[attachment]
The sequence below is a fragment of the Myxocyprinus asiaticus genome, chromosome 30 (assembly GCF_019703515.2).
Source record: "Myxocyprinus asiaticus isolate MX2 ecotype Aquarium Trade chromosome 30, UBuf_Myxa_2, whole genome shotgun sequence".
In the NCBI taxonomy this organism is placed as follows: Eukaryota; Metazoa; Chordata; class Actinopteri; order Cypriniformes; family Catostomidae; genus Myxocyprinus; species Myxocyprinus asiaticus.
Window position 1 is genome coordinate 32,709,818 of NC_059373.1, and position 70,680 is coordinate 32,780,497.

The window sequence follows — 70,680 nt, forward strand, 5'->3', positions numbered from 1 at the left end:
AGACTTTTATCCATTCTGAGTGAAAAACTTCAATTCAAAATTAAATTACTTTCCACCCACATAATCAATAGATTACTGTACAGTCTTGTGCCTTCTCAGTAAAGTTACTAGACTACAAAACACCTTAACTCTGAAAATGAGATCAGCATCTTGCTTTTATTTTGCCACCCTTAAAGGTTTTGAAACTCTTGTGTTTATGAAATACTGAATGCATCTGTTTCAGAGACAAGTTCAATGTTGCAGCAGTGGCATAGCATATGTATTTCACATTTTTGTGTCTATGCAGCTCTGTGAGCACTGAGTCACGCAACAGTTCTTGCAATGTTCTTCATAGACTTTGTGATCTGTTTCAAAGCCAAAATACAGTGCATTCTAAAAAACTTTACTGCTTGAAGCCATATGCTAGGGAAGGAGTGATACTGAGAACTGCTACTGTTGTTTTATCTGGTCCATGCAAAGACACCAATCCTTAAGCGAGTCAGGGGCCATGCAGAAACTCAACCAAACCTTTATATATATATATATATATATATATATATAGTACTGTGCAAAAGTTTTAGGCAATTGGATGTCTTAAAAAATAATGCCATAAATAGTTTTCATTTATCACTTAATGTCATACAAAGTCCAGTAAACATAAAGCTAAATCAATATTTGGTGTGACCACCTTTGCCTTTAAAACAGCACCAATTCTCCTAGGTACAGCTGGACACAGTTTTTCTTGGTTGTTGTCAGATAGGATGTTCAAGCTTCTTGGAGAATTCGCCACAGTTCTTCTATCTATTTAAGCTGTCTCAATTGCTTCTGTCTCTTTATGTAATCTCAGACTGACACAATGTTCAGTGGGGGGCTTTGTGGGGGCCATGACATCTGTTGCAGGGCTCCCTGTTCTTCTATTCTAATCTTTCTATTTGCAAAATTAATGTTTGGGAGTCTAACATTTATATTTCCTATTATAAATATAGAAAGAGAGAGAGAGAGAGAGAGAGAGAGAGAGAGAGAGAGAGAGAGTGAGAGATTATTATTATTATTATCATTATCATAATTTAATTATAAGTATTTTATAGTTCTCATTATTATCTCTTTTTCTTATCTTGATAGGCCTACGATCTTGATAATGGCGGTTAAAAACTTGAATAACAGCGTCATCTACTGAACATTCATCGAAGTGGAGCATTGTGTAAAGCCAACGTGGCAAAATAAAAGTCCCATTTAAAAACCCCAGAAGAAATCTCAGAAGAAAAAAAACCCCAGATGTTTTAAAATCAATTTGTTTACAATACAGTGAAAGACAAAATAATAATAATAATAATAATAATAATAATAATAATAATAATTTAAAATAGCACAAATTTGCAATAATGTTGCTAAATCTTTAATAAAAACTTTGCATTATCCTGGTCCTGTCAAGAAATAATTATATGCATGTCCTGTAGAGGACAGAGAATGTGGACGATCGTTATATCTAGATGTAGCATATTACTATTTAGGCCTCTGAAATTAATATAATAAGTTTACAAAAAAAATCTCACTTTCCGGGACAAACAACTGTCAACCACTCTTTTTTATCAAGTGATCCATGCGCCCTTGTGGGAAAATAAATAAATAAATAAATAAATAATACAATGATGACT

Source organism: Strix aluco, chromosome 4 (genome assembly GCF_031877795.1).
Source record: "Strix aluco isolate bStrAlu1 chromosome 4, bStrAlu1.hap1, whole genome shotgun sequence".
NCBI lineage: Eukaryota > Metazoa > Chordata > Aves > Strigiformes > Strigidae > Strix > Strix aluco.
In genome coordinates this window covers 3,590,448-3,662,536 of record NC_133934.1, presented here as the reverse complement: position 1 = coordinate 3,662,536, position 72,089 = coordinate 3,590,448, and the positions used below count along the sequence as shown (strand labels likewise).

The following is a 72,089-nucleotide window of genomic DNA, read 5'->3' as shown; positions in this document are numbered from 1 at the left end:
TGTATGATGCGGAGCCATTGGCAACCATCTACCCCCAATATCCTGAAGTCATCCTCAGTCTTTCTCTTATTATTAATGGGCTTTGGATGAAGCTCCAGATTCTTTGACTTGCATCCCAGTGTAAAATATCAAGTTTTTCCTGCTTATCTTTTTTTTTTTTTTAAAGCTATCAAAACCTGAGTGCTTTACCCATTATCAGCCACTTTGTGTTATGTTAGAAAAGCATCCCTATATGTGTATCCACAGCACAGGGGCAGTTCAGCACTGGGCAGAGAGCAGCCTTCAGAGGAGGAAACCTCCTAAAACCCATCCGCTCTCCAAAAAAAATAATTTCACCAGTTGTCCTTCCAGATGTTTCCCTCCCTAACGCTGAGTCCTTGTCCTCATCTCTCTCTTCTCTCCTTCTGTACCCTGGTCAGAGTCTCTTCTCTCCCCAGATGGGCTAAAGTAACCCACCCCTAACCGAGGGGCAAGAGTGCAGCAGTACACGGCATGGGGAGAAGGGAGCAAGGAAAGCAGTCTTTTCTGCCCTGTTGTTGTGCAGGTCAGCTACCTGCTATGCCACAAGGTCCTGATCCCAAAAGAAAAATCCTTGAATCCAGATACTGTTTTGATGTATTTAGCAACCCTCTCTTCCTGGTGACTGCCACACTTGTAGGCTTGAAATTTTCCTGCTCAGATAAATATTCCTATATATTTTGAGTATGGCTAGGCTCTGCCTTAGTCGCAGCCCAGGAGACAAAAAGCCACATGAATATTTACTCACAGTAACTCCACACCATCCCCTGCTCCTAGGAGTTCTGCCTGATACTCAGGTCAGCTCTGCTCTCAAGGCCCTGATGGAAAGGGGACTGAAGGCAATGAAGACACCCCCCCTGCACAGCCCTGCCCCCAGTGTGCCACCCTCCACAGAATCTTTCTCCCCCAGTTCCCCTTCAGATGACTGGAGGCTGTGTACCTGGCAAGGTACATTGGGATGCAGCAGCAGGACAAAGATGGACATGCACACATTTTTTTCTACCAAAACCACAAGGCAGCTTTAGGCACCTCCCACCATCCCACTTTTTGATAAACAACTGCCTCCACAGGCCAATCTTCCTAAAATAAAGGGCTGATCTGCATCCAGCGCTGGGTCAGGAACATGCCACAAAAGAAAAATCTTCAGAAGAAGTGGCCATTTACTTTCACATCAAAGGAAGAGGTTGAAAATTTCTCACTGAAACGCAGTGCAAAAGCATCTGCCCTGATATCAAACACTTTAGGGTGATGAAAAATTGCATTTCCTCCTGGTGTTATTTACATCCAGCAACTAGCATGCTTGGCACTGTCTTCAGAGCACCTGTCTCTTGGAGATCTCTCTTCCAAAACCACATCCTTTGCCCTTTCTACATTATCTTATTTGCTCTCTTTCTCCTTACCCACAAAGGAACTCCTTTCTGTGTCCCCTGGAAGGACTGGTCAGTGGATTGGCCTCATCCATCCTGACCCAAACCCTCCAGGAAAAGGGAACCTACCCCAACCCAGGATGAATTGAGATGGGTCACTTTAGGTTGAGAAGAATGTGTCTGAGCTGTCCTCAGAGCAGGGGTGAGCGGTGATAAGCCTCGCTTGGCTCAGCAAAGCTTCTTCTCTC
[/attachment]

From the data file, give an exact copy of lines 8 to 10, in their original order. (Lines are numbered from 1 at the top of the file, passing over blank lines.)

Source record: "Strix aluco isolate bStrAlu1 chromosome 4, bStrAlu1.hap1, whole genome shotgun sequence".
NCBI lineage: Eukaryota > Metazoa > Chordata > Aves > Strigiformes > Strigidae > Strix > Strix aluco.
In genome coordinates this window covers 3,590,448-3,662,536 of record NC_133934.1, presented here as the reverse complement: position 1 = coordinate 3,662,536, position 72,089 = coordinate 3,590,448, and the positions used below count along the sequence as shown (strand labels likewise).